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    • Adams, Abigail

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Documents filtered by: Period="Washington Presidency" AND Correspondent="Adams, Abigail"
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I received your kind favours of the 19 & 22 of April. the printers were very obliging in taking particular care to supply me daily with the paper’s by which I learnt the arrival and Reception of the Pressident, & vice Pressident. if I thought I could compliment in so courtly and masterly a stile, I would say that the address to the Senate was exactly what it ought to be, neither giving too...
It has been impossible to get time to write you.— Morning, Noon, and Night, has been taken up with Business, or Visits.— Yesterday the President was Sworn, amidst the Acclamations of the People.— But I must refer you to Gazettes & Spectators.— I write this abed.— M r Allen del d. me, Yesterday your Letter.— I like very much your Plan of coming on, with Charles and Thomas, before Commencement....
By the News Papers, I find you have met with a temporary Loss—The United suffrages of my countrymen have once more taken my Brother Adams from you —from rural retirement—& the sweets of domestic Life, & again placed him in the political Hemisphere, where his merit—his knowledge—his patriotism—his virtue, will (I presume) shine with conspicuous Lustre, though surrounded by a multitude of bright...
I must finally conclude to request of you to come on to New York as soon as possible and bring Charles and Thomas both with you if you can— if they cannot come at present let them follow as soon as they can be permitted.— I design they shall both Spend the Vacation here at least.— I want your Advice about furniture and House. bring Polly Taylor with you.— You had better land on Long Island and...
Mrs Hay call’d, and left me your Letter. tho I have not written to you before I have had you constantly upon my mind, and have been anxious for your Health. I have heard of you several times. I think you would mind an advantage in drinking valerian & camomile Tea, for those spasm’s you complain of. I am not able to say to you as yet, when I shall go to Newyork. I have received only one Letter...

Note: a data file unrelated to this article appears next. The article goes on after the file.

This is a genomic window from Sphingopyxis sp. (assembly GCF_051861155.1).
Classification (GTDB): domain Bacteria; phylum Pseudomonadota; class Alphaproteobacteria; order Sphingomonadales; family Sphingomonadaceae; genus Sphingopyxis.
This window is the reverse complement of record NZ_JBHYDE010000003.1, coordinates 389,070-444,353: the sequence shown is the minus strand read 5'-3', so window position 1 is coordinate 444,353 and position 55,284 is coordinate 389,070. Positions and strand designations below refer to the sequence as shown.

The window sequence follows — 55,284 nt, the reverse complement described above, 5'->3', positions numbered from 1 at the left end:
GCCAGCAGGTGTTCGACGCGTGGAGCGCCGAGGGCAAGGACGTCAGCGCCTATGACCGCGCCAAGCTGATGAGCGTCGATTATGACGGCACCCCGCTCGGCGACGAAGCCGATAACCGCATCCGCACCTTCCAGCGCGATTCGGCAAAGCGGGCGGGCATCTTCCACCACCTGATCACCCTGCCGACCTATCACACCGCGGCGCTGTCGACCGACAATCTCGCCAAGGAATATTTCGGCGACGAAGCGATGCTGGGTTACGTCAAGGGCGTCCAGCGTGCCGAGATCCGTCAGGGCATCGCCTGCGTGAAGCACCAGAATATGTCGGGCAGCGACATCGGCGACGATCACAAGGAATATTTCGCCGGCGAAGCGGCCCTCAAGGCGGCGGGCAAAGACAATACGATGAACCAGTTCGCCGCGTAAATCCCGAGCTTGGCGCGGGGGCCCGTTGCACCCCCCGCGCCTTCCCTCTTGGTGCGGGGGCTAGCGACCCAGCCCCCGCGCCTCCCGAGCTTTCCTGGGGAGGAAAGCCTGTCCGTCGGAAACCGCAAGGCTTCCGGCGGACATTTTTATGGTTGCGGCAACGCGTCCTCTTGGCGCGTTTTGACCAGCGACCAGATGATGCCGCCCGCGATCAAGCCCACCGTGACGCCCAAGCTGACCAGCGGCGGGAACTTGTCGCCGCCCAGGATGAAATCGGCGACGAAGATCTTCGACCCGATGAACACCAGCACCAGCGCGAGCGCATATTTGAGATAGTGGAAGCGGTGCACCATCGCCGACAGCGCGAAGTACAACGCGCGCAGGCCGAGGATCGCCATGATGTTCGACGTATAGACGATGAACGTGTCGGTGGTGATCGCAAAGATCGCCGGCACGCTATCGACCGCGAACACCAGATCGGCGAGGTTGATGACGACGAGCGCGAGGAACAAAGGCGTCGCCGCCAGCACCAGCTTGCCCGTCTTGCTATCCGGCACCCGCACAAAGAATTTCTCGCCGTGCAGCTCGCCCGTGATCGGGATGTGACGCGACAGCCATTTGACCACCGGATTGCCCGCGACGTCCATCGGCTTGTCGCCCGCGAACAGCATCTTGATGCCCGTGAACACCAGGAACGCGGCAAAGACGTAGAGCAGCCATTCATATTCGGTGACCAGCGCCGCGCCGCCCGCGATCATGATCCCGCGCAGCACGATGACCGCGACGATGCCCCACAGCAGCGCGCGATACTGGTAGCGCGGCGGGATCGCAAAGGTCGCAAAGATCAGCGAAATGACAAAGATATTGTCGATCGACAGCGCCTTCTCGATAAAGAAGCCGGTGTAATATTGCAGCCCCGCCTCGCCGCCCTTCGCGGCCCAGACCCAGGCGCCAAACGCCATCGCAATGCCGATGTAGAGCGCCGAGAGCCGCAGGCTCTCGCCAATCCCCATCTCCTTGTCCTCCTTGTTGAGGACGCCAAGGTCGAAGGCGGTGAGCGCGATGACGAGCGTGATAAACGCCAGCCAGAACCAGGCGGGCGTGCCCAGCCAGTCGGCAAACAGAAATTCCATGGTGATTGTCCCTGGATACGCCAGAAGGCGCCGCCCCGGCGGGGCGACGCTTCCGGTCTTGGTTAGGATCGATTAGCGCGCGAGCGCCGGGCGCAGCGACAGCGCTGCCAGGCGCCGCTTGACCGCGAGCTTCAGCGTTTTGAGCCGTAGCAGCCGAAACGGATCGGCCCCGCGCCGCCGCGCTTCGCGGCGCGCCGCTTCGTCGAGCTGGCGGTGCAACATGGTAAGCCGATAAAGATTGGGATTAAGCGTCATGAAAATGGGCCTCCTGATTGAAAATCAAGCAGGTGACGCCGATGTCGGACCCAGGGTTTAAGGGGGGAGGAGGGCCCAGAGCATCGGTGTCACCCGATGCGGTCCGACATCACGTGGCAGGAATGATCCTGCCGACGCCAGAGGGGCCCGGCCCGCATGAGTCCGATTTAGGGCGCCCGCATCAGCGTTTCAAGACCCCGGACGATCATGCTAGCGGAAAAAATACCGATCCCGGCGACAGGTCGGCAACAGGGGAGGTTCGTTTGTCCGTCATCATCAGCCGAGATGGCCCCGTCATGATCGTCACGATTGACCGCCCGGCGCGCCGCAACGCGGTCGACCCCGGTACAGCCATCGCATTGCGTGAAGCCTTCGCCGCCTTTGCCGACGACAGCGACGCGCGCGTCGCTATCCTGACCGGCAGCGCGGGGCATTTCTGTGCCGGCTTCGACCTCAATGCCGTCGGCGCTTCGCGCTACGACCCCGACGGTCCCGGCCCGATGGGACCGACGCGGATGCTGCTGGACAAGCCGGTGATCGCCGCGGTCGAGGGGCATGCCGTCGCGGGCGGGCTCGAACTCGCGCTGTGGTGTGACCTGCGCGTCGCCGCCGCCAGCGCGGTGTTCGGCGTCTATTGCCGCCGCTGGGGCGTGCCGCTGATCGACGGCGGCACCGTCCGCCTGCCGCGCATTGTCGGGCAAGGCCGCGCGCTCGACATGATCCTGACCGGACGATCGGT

Mr Dawes sent me word that he was going to Newyork this week. I would not omit any opportunity of writing to you, tho I know I must sometimes perplex you with domestick matters I would not do it, but that I wish your advise and direction. I wrote you in my last that the wall was compleated between mr Bass & you, and Barley has been sown. the Hill before the window, your Brother has had cleard...
Brisler arrived last Evening and brought yours of May the 1 st I have not time to notice all I want to in it, I wish to know whether you would like that I should engage Daniel as coachman who drove you to Newyork when you get to House keeping, and what are the wages given. Tom we can never keep if we wish fer peace— would not the House out of Town be most agreeable to you and most for your...
our parson has been praying for you to day that you may be enabled to discharge the high and important Trust committed to you with equal integrity and abilitis as you have heretofore excercised in Negotiations at Foreign courts & embassies abroad, and with equal Benifit & satisfaction to your Country. I have been reading with attention the various addresses to the Pressident & his replies....
I have taken an House, and now wish you to come on, as soon as possible.— It will be necessary to send by Water all the Carpets that are not in Use, and several Beds, Bedsteads, Bedding Bed and Table Linnen,—Plate, China &c if you can convey it to Providence would come better that Way. The House is on the North River about a mile out of the City, in a fine situation, a good Stable, Coach...
I have rec d yours of the 5 th. — If you think it best, leave Thomas at Colledge: but I pray you to come on with Charles, as soon as possible.— as to the Place let my Brother plough and plant if he will, as much as he will. He may Send me, my half of the Butter Cheese &c here.— As to Money to bear your Expences you must if you can borrow of some Friend enough to bring you here. if you cannot...